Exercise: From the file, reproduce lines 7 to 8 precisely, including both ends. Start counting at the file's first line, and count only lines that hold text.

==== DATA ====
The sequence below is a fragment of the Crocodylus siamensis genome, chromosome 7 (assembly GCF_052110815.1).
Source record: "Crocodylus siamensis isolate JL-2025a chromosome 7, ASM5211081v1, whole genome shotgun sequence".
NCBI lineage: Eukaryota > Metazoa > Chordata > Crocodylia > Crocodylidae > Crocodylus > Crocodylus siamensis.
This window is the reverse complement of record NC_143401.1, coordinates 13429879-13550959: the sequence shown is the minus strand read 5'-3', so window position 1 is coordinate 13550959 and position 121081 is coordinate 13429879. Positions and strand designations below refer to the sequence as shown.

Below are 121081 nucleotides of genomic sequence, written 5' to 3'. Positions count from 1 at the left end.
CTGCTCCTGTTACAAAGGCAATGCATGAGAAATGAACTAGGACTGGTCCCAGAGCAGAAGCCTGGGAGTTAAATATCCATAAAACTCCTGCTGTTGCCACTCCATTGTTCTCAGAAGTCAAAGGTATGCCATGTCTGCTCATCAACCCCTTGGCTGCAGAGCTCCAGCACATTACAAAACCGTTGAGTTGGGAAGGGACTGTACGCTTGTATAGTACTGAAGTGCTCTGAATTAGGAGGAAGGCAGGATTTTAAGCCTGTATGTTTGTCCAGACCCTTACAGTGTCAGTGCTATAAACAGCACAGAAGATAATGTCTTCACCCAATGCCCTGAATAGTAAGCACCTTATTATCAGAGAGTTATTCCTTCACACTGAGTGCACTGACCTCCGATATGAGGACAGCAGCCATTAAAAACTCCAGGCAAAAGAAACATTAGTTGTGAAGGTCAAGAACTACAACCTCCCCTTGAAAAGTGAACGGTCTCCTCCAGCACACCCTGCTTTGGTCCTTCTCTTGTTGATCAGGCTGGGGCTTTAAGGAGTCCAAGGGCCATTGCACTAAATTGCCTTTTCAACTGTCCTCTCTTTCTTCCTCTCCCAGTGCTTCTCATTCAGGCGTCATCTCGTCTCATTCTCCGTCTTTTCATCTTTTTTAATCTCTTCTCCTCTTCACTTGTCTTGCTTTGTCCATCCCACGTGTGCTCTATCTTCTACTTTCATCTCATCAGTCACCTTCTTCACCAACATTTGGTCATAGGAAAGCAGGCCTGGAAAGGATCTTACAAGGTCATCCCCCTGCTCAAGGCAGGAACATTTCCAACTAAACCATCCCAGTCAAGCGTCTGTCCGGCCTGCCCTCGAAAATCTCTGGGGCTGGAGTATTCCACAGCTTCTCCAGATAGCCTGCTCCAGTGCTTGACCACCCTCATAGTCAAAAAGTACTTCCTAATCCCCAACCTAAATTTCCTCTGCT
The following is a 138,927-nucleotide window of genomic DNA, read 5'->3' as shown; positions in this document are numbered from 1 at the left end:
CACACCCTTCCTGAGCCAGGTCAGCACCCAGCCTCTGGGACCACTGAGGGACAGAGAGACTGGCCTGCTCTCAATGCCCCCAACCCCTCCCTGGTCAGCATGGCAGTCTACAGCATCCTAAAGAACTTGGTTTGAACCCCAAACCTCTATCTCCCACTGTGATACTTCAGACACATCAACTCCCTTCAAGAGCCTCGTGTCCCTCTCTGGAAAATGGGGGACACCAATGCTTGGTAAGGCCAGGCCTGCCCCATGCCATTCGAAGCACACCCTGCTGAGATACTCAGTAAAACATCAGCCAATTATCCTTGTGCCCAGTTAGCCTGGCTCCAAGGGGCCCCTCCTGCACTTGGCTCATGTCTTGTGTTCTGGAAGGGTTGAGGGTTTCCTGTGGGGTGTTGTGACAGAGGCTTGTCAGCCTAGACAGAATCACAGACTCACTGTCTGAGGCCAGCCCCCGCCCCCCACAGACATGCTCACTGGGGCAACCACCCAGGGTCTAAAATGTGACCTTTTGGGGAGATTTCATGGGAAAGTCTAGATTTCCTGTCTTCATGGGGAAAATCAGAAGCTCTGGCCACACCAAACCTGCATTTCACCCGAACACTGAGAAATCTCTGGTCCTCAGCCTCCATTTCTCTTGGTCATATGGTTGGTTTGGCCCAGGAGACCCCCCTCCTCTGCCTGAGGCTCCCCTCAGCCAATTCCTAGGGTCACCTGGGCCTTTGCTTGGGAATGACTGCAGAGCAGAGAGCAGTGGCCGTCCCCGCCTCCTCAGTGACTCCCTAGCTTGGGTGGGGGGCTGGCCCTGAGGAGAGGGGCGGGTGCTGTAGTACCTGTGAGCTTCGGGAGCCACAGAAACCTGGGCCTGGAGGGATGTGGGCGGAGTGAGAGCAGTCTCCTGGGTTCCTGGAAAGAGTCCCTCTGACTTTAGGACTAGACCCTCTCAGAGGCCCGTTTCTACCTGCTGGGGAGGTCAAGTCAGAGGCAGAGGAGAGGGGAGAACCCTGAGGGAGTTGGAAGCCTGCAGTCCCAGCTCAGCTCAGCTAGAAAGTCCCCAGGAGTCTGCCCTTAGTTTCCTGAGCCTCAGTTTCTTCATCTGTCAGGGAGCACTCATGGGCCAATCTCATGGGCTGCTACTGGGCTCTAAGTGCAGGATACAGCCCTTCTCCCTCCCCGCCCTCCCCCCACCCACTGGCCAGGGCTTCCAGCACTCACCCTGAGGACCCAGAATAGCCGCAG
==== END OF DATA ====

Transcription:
The following is a 138,927-nucleotide window of genomic DNA, read 5'->3' as shown; positions in this document are numbered from 1 at the left end:
CACACCCTTCCTGAGCCAGGTCAGCACCCAGCCTCTGGGACCACTGAGGGACAGAGAGACTGGCCTGCTCTCAATGCCCCCAACCCCTCCCTGGTCAGCATGGCAGTCTACAGCATCCTAAAGAACTTGGTTTGAACCCCAAACCTCTATCTCCCACTGTGATACTTCAGACACATCAACTCCCTTCAAGAGCCTCGTGTCCCTCTCTGGAAAATGGGGGACACCAATGCTTGGTAAGGCCAGGCCTGCCCCATGCCATTCGAAGCACACCCTGCTGAGATACTCAGTAAAACATCAGCCAATTATCCTTGTGCCCAGTTAGCCTGGCTCCAAGGGGCCCCTCCTGCACTTGGCTCATGTCTTGTGTTCTGGAAGGGTTGAGGGTTTCCTGTGGGGTGTTGTGACAGAGGCTTGTCAGCCTAGACAGAATCACAGACTCACTGTCTGAGGCCAGCCCCCGCCCCCCACAGACATGCTCACTGGGGCAACCACCCAGGGTCTAAAATGTGACCTTTTGGGGAGATTTCATGGGAAAGTCTAGATTTCCTGTCTTCATGGGGAAAATCAGAAGCTCTGGCCACACCAAACCTGCATTTCACCCGAACACTGAGAAATCTCTGGTCCTCAGCCTCCATTTCTCTTGGTCATATGGTTGGTTTGGCCCAGGAGACCCCCCTCCTCTGCCTGAGGCTCCCCTCAGCCAATTCCTAGGGTCACCTGGGCCTTTGCTTGGGAATGACTGCAGAGCAGAGAGCAGTGGCCGTCCCCGCCTCCTCAGTGACTCCCTAGCTTGGGTGGGGGGCTGGCCCTGAGGAGAGGGGCGGGTGCTGTAGTACCTGTGAGCTTCGGGAGCCACAGAAACCTGGGCCTGGAGGGATGTGGGCGGAGTGAGAGCAGTCTCCTGGGTTCCTGGAAAGAGTCCCTCTGACTTTAGGACTAGACCCTCTCAGAGGCCCGTTTCTACCTGCTGGGGAGGTCAAGTCAGAGGCAGAGGAGAGGGGAGAACCCTGAGGGAGTTGGAAGCCTGCAGTCCCAGCTCAGCTCAGCTAGAAAGTCCCCAGGAGTCTGCCCTTAGTTTCCTGAGCCTCAGTTTCTTCATCTGTCAGGGAGCACTCATGGGCCAATCTCATGGGCTGCTACTGGGCTCTAAGTGCAGGATACAGCCCTTCTCCCTCCCCGCCCTCCCCCCACCCACTGGCCAGGGCTTCCAGCACTCACCCTGAGGACCCAGAATAGCCGCAG